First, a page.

“To Write Love on Her Arms helped because I was going through that,” she said. The Web site and blogs were “a place that was safe and secure. It’s not an adult saying, ‘This is wrong.’”

That feeling of safety and security is important for the treatment and recovery of a self-injurer, said psychologist Wendy Lader—but it’s not enough.

“There’s still a feeling of alienation because the other person doesn’t understand the depth of experience” of the teen struggling with depression, suicide, drug abuse or self-injury, said Lader, who co-founded the treatment program S.A.F.E. (Self Abuse Finally Ends), in 1986.

S.A.F.E. is one of seven organizations selected earlier this year by To Write Love to be regular recipients of money raised through donations and sales of merchandise.

“We want our audience to know where these needs are being met,” Tworkowski wrote in the e-mail.

Inspiration

Emily, Jessica and Katherine have all been inspired by the movement to help others.

“I want to be into activism when I grow up,” Jessica said.

Emily wants to “do something with music.” She has already composed a few pieces. Or she would like to become a psychiatrist.

Tworkowski’s way with words has struck the strongest chord with Katherine, who would like to earn her living as a writer.

After describing their goals, the girls muse upon the possibility of pooling their specialties to really make a difference among those in need. At 14 years old, they realize it will be a while before they fulfill their dreams, but that doesn’t dull their enthusiasm.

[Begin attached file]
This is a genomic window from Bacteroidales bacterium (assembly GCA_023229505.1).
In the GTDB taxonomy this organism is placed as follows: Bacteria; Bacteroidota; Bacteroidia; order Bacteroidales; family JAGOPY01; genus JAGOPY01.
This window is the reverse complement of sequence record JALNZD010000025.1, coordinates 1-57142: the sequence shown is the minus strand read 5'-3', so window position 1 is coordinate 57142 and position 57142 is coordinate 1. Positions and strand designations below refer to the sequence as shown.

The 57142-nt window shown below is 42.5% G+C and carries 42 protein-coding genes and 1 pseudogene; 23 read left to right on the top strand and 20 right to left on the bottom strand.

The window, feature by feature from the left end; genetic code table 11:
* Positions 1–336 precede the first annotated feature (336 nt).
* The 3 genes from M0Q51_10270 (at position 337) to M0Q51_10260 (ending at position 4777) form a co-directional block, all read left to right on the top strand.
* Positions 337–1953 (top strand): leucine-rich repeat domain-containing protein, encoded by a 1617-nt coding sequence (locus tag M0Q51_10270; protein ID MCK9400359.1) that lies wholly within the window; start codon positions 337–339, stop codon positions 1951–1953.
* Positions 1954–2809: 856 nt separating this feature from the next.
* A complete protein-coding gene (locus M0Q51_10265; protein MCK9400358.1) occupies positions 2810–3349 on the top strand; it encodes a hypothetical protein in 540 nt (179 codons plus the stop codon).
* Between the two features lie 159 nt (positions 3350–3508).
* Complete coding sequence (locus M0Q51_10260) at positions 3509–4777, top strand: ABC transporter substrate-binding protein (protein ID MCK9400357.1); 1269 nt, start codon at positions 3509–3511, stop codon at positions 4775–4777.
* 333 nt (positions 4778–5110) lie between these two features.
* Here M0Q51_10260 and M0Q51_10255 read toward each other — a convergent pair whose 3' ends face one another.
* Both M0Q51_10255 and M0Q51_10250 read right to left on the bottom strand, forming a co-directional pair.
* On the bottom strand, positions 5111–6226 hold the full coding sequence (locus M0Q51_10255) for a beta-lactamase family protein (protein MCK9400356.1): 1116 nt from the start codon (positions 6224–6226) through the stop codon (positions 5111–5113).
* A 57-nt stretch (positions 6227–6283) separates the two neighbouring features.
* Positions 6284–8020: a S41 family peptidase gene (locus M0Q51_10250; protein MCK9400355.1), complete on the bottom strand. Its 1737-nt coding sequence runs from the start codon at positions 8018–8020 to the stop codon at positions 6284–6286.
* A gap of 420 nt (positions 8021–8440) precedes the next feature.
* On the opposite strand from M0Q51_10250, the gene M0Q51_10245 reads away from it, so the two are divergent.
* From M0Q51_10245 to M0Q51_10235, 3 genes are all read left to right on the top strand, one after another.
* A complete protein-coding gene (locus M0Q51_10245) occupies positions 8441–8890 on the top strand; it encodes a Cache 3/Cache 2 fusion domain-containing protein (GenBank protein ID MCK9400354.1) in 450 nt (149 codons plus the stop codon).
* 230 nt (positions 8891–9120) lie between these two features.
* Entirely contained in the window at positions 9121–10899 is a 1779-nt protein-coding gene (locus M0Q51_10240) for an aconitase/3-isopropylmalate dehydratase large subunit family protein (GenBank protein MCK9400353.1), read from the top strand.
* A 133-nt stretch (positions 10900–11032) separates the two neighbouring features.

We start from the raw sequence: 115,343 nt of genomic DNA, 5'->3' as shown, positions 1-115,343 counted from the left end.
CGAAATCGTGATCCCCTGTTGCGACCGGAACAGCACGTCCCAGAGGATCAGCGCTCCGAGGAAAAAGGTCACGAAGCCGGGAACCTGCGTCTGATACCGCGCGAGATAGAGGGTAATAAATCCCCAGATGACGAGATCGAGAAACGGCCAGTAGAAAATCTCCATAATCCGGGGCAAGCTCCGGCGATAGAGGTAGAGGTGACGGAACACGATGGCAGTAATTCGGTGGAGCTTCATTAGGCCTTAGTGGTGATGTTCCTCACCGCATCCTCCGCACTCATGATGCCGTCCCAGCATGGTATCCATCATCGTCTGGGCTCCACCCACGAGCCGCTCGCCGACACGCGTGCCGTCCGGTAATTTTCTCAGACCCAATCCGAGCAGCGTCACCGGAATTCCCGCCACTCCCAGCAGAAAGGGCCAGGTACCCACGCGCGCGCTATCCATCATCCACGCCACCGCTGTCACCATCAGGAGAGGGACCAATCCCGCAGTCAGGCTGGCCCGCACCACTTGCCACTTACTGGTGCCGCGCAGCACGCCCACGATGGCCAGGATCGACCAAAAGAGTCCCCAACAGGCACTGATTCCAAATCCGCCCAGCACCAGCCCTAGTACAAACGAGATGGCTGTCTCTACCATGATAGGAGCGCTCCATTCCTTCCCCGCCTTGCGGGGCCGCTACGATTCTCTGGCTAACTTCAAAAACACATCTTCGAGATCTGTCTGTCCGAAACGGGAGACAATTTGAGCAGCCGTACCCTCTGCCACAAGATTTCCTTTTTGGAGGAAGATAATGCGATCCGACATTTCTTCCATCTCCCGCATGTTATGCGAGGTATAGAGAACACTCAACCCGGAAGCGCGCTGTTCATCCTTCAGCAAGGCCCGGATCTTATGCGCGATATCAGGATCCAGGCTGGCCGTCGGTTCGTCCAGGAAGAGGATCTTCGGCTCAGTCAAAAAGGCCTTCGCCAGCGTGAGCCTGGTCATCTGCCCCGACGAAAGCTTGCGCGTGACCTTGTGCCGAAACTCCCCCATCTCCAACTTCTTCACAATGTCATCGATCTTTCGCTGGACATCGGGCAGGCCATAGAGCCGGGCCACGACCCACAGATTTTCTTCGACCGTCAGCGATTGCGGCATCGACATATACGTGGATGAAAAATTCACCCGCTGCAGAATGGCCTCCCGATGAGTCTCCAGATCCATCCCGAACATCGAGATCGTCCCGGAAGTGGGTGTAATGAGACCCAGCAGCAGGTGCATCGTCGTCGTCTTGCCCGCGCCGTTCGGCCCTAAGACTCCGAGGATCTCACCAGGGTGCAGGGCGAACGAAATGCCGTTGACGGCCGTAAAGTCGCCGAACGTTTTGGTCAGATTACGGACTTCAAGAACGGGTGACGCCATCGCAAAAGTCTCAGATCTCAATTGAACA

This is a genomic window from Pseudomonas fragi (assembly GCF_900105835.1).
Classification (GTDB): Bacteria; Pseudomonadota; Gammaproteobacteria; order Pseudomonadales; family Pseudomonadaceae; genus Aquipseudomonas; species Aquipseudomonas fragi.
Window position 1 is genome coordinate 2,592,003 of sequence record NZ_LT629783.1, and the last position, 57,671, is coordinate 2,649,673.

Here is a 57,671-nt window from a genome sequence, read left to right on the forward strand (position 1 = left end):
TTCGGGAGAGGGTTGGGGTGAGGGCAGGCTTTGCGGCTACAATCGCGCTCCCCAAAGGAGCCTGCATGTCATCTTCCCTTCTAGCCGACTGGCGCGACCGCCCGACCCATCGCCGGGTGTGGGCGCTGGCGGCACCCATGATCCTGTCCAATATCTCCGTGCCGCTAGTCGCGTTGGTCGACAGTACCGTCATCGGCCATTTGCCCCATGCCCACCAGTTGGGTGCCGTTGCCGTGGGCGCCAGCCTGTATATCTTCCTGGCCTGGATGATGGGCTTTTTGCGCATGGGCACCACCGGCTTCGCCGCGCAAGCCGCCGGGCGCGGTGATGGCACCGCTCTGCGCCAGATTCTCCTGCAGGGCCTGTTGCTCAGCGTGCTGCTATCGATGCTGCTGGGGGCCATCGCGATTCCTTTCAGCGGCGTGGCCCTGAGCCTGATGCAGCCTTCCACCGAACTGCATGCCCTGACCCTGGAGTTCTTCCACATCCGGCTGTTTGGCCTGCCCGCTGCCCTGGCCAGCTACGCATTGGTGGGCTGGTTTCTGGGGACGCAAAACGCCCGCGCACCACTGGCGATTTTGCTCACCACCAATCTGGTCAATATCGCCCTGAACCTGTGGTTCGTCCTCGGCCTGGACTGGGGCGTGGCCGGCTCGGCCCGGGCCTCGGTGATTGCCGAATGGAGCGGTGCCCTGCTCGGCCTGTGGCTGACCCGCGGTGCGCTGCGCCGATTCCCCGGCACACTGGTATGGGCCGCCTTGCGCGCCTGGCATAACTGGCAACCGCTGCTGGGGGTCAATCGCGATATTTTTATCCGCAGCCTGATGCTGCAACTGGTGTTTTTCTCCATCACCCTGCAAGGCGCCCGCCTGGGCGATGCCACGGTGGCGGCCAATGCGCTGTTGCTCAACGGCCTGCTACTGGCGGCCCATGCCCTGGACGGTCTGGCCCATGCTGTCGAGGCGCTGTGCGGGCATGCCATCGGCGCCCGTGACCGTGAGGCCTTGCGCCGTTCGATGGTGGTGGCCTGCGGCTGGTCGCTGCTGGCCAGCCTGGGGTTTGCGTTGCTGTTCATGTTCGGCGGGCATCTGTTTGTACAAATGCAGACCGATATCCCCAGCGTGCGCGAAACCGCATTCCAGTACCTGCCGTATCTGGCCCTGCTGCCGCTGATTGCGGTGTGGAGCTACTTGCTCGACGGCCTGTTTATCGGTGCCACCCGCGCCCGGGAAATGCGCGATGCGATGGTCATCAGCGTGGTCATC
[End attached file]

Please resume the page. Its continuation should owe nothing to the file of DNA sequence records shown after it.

It’s enthusiasm like this that Tworkowski hopes will help to open the door to conversation about a reality that’s bigger than people think—or maybe want to know.

“More than half our audience struggles with depression and self-injury,” Tworkowski wrote in the e-mail. “That suggests this is much more than a T-shirt phenomenon. These are people living in dark places.

“A friend of mine told me there’s no such thing as suicide prevention. This is an attempt to prove him wrong, to say that love can change a life,” Tworkowski wrote.


The Columbian (Washington)
August 14, 2007

A Personal Pain
By Erin Middlewood

Katie Nance wore long sleeves and stacks of bracelets to hide the evidence of her self-destructive compulsion.

She still tugs her sleeves over her hands and favors colorful bracelets, but there’s not much left to hide. The scars on her wrists have healed.

Now the Vancouver teen concentrates on staying busy. She’s involved in her church’s youth group. She takes antidepressants. All to help her fend off a strong urge to cut herself.

“If it ever crosses my mind, I put it out of my mind. I put it out of my mind because if I think about it, I’ll end up doing it,” the 14-year-old said.

Misconceptions about self-destructive compulsions are common. The urge to cut or harm oneself is not rare as some might think, and it’s not confined to teenage girls who dress in black.

Self-abusers who deliberately and repeatedly cut, scratch, hit or burn themselves make up an estimated 4 percent of the population, according to S.A.F.E. Alternatives (Self Abuse Finally Ends). By that estimate, Nance is one of about 16,000 Clark County residents who hurt themselves on purpose.